I am not a financial professional and every individual’s circumstances are different, so I’m not going to be prescribing any specific investing advice.

You will need to either get with a financial planner or do some research through reputable sites like Vanguard or Get Rich Slowly to develop your own plan based on your age, risk tolerance, goals, time frame and other personal factors.

For most of us, investing 10-15% of our income is a very worthy goal that (again depending on your specific situation) should get us to a comfortable nest egg in our retirement years.  Given that you probably have a vehicle to save for and perhaps other immediate needs, this may be a challenge.

If you cannot invest the full 15% of your income right now, then invest all that you can this year and systematically increase it a bit each year until you get there.

For example, if you can only save 8% this year, go ahead and do that.  Then, as you get raises at work, commit to increasing this by 2% each year until you hit your target amount.

Get started with your investing now, and you’ll learn over time that Mr. Einstein was really onto something!

What’s Next?

If you’re wondering where we are going from here, just stay tuned!  After retirement investing, we’ll be tackling the plan for establishing college savings for your kids if you’ve got them. Then, we’ll move on to paying off our house…and beyond!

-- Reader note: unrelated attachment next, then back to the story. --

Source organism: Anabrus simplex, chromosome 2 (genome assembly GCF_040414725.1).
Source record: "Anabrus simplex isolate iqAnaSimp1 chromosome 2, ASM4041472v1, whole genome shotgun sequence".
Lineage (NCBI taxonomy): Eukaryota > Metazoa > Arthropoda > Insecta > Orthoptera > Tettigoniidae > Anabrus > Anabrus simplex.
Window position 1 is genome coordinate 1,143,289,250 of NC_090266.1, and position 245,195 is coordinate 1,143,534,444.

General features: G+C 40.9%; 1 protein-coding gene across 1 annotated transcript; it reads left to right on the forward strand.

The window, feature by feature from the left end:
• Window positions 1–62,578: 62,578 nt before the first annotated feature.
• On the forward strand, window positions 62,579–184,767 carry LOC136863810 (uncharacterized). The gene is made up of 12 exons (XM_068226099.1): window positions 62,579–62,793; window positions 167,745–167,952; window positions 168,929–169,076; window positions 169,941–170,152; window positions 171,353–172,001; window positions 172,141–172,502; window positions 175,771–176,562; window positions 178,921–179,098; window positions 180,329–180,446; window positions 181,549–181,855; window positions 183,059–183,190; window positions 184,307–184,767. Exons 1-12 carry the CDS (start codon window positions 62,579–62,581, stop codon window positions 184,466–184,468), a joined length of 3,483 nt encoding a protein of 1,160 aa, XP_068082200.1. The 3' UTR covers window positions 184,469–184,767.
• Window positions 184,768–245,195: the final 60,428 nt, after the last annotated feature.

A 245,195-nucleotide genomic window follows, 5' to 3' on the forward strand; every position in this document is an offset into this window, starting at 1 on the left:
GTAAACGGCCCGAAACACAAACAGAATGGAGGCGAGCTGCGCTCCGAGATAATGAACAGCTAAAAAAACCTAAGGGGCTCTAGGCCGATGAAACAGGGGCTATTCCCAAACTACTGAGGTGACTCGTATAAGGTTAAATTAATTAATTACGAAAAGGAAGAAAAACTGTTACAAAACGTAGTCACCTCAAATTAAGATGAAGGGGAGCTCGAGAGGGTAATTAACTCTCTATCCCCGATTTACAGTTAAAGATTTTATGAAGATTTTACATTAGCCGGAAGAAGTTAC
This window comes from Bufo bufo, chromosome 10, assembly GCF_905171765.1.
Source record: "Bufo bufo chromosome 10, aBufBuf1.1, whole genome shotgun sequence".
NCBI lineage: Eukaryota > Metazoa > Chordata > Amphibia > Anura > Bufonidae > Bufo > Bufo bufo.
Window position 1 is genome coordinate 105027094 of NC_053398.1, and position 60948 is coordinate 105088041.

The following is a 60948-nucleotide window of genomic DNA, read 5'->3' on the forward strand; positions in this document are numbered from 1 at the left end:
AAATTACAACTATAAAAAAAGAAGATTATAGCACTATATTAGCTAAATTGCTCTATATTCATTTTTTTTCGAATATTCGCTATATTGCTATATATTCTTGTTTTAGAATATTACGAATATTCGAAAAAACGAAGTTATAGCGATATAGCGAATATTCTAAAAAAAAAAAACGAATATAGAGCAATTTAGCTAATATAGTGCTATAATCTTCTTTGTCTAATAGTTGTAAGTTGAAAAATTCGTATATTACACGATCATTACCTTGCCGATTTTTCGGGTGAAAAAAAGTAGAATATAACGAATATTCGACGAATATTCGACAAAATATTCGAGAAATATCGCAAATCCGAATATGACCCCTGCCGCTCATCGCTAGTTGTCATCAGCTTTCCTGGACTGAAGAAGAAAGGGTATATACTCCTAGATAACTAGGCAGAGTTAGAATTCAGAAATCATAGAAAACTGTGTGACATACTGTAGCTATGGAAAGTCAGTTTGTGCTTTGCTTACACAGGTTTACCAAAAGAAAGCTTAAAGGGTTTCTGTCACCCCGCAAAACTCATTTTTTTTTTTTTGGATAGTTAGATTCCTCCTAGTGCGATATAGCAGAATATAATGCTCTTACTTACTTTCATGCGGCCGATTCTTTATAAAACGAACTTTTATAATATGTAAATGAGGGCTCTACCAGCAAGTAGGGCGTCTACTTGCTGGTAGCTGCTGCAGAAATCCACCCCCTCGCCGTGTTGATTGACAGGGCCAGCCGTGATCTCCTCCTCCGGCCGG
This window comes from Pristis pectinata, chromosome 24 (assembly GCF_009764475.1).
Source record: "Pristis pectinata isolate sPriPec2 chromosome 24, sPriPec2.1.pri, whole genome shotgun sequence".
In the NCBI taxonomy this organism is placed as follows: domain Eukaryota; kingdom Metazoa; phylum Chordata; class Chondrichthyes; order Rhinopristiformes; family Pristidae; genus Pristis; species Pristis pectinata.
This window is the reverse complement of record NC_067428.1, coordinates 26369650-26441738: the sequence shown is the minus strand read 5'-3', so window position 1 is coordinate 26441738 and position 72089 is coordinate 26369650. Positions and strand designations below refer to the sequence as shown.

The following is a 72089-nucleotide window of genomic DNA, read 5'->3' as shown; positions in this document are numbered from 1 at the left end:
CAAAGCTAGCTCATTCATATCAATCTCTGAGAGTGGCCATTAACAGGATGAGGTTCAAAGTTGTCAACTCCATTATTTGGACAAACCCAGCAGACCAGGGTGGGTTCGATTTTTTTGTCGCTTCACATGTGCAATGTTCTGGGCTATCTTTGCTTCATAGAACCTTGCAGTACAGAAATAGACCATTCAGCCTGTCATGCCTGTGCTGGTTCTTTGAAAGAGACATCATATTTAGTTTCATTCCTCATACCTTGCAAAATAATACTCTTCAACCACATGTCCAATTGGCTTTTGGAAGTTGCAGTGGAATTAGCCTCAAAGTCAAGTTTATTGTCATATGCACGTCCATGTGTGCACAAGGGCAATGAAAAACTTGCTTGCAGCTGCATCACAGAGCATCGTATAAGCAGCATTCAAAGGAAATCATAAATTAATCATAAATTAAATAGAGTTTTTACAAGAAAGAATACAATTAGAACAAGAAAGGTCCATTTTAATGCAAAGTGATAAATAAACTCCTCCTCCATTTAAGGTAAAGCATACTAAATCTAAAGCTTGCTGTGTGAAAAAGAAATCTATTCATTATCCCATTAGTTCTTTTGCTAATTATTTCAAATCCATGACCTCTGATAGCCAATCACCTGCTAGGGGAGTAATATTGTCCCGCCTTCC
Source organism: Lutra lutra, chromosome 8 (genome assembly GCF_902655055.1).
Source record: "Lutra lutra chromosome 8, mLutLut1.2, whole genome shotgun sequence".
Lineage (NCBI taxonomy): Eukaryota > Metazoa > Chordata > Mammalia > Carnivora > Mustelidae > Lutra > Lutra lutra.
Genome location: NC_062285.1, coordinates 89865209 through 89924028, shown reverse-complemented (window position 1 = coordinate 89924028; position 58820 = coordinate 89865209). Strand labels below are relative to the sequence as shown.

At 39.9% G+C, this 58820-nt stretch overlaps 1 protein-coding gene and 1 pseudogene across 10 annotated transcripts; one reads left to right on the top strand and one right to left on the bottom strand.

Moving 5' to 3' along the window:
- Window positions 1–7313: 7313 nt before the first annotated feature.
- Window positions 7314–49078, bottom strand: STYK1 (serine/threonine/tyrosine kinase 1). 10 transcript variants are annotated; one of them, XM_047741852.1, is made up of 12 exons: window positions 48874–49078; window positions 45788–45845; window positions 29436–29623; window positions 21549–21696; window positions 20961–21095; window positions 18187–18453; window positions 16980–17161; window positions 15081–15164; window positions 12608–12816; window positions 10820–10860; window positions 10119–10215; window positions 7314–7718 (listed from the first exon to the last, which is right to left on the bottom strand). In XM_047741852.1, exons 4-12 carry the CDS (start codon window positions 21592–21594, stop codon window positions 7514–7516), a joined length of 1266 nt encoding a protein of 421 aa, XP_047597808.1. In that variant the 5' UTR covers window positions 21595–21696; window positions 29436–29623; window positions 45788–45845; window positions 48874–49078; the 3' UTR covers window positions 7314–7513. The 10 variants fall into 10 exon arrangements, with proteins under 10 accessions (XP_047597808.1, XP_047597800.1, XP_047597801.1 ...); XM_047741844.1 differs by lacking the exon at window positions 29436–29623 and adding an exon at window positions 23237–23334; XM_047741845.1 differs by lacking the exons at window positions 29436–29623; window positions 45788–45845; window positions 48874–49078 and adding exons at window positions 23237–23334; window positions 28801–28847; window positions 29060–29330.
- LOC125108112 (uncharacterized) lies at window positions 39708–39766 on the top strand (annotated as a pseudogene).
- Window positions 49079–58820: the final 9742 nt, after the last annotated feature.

So what Step in the Married Money Management series are you currently on in your own personal financial life?

Here’s a rundown of all the posts available to you in the Marriage Money Management series:

(photo source)


About the author 


Dustin Riechmann created Engaged Marriage to help other married couples live a life they love (especially) when they feel too busy to make it happen. He has many passions, including sharing ways to enjoy an awesome marriage in 15 minutes a day, but his heart belongs with his wife Bethany and their three young kids.

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  1. We’re currently paying off student loans (our only debt). We’re also sort of jumping ahead and saving to replace our free 17 year old car that’s starting to need some major repairs. We’re definitely planning on paying cash. 😀

      1. We’re trying! It’s hard right now because even though we don’t have any kids, we’re still only a one-income family. Knowing that we could be leaps and bounds ahead of where we are now if I was working outside the home is tempting/frustrating, but we did that for the first year of our marriage and it didn’t work so well! 😛 So… we scrimp and we save what we can. We’re working on moving everything over to ING right now so we can maximize our interest earning potential.
        As for the car… we’re looking at more expensive car repairs, but we remind ourselves a lot that our car was free to begin with, and we’ve only put about $66.67/month into it, and that’s STILL way less than the cost of taking on a car payment, even though the car is probably worth less than what we’ve put into it now. We need to keep it running just a little bit longer so we can save for something better.

  2. Pingback: Married Money Management Step 5: Prepare for a Real Financial Emergency
  3. Pingback: Married Money Management Step 7: Invest for College (But Only If You Want to)